It’s no coincidence that the same people who push for deplatforming the most are also the ones most likely to say “hate speech is not free speech” and to lie about there being a “hate speech exception” to the First Amendment of the United States Constitution, because they wish to enact violent censorship by government.
Considering that the United States Supreme Court unanimously affirmed as recently as 2017 that hate speech is protected by the Constitution it seems unlikely they will get their way anytime soon. It is for this reason that the United States stands as the global stronghold of the deplatforming movement: what the censors cannot accomplish by censorship, as is done in other countries, they hope to accomplish by deplatforming.
Even then, the lawless abuse of utilities and licensing suggest that true censorship may be on its way. That is what the effort to repeal Section 230, a law that establishes that legal liability for online content rests with the authors rather than the distributors, and “regulate social media” is all about, once the vast web of lies and propaganda the ruling class have spun around it is stripped away: legitimizing government censorship of the Internet. FOSTA-SESTA, which was passed in 2018, stripped Section 230 protections from content that promotes prostitution, and successfully intimidated major online service providers into censoring sexual content and banning sex workers from using their websites. Censorious politicians are looking to use that as a model for future Internet regulation.
What deplatforming Trump means
It is within this vast web of the censorship movement that the deplatforming of Donald Trump lies, standing as the culmination of their efforts to date. Twitter up to now has resisted deplatforming political office-holders even when they break the “rules” (which are selectively enforced to begin with), due to the public having an interest in seeing what they have to say, but that policy has now been abandoned amid the hysterical condemnations of his supporters rioting at the Capitol as a “coup attempt” and an “insurrection”, with Trump having already been accused, tried, and convicted in the court of elite opinion of “inciting violence”.
My purpose here is not to defend Donald Trump or the rioters, but rather to enlighten you on what deplatforming Trump means: it means that the tide of censorship continues to rise, and it means that censors in major tech companies have gotten a big strong taste of real power. With each major deplatforming event their views are normalized and mainstreamed further within these institutions, so we can expect it to get worse in the near future. We know that because it’s already happened several times before.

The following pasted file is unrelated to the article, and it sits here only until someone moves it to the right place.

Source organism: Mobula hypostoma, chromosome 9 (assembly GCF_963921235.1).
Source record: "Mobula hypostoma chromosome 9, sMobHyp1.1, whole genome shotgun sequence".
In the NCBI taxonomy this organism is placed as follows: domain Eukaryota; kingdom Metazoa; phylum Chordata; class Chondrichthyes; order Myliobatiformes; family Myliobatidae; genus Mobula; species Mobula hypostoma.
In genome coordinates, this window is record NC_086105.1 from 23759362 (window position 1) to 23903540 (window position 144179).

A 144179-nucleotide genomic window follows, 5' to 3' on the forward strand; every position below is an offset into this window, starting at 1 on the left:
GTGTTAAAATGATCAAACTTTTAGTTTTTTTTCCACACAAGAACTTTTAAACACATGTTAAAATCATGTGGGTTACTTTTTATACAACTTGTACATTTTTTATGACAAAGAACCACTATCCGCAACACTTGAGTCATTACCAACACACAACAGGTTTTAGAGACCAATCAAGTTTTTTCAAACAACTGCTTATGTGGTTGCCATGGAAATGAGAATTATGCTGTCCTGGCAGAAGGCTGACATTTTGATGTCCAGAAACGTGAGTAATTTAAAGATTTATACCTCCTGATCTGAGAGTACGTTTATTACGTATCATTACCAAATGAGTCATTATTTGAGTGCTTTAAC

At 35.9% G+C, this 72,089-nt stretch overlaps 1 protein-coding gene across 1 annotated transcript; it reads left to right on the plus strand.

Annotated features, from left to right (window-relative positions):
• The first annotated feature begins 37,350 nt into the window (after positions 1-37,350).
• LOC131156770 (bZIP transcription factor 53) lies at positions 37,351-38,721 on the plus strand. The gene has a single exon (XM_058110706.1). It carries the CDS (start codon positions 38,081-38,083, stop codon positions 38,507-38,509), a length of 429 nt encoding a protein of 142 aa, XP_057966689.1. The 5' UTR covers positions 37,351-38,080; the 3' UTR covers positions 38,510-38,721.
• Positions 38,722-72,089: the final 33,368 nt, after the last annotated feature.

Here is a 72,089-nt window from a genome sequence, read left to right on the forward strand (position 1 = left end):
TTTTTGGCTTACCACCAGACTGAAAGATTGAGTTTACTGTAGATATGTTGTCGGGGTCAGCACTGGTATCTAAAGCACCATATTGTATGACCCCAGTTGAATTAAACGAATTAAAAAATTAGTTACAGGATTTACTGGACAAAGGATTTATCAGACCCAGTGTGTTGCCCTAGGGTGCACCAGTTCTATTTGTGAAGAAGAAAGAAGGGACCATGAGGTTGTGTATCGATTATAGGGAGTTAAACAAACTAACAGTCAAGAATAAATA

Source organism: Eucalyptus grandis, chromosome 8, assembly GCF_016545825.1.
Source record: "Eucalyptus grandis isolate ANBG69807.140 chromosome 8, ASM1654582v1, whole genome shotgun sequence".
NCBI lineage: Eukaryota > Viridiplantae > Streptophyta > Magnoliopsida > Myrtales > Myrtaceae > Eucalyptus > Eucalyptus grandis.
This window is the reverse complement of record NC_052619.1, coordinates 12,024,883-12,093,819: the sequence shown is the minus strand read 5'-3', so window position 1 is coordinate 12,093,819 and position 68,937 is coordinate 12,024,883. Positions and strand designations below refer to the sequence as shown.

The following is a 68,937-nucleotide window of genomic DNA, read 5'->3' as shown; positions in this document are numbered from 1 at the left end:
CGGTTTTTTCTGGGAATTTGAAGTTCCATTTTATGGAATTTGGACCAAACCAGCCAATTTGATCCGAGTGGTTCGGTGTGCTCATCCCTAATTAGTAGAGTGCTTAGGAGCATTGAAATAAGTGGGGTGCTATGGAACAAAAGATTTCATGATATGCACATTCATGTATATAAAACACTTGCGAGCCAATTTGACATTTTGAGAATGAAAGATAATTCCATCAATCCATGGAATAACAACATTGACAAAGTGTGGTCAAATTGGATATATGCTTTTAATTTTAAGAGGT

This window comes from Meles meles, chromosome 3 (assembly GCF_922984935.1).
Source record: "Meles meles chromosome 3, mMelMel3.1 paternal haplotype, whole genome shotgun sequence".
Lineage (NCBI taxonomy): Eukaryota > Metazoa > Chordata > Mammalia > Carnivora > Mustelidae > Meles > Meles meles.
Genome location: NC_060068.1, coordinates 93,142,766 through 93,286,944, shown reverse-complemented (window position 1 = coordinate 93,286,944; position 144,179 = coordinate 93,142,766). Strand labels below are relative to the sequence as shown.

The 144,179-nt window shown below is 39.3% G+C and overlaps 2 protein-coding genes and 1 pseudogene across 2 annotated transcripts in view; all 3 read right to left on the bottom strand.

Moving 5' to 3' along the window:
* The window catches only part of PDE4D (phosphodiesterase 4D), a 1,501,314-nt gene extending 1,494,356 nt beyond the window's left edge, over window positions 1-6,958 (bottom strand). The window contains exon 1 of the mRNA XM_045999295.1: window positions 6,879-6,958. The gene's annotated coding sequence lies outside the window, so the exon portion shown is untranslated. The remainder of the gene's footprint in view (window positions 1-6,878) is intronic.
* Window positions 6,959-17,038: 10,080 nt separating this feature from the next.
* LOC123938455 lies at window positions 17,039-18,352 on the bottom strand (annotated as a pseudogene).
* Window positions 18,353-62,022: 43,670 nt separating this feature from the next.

Alex Jones was deplatformed in the same way Trump is being deplatformed now in August 2018, about two and a half years ago. In October 2018 Gab, a Twitter-like social network heavily populated by far-right users, was deplatformed as well. More recently, in August 2019 8chan was deplatformed. The first major victims of this trend were the neo-Nazi websites The Daily Stormer and Stormfront in August 2017.
In 2017 the purge was (mostly) limited to content that the vast majority (at least claim to) find objectionable, such as Nazism and racist hatred and bigotry. Even as the deplatforming trend expanded beyond those realms of the political discourse in subsequent years, even to far-left voices in addition to the far right, many doubted the warnings that more mainstream right-wing voices would be purged by major tech companies in the near future.
Among those doubters seem to have been the people behind Parler, a Twitter-like social network that is mainly populated by conservatives and Republicans, as opposed to the far-right population of Gab. Well, as it turns out the purge this week came for Parler as well. Google and Apple removed the Parler app from their app stores, and Amazon will terminate Parler’s hosting with Amazon Web Services, the web hosting provider they were using, at midnight tonight. When the calendar turns to January 11, 2021 at Amazon headquarters it is very likely Parler will be offline.
What is to be done? Are we doomed to be at the mercy of tech companies and their masters in government for all eternity, until all online discourse consists of nothing but anodyne content that wouldn’t look out of place on a woke corporation’s Twitter feed? Hardly.
Resisting Deplatforming successfully
As it turns out, every single one of these websites has resisted the assault, resurfacing after being kicked offline. An interesting reflection of how far ahead the earlier victims are in their evolution into more resilient forms is Gab versus Parler this week. As Parler faces the prospect of being kicked offline for the first time, Gab is exploding in growth; Gab itself was kicked offline in 2018 and soon thereafter resurfaced with its own servers and much friendlier service providers. The Gab of 2021 is much harder to kick offline than the Gab of 2018 was.
It’s worth noting that since 2019 Gab runs on a fork of Mastodon, free and open source software that anyone can use to create their own Twitter-like website. The distinguishing feature of Mastodon, when compared to software like what Parler or Twitter uses, is that it is “federated”, able to communicate and seamlessly interface with any server, any website, using any software that runs the ActivityPub protocol.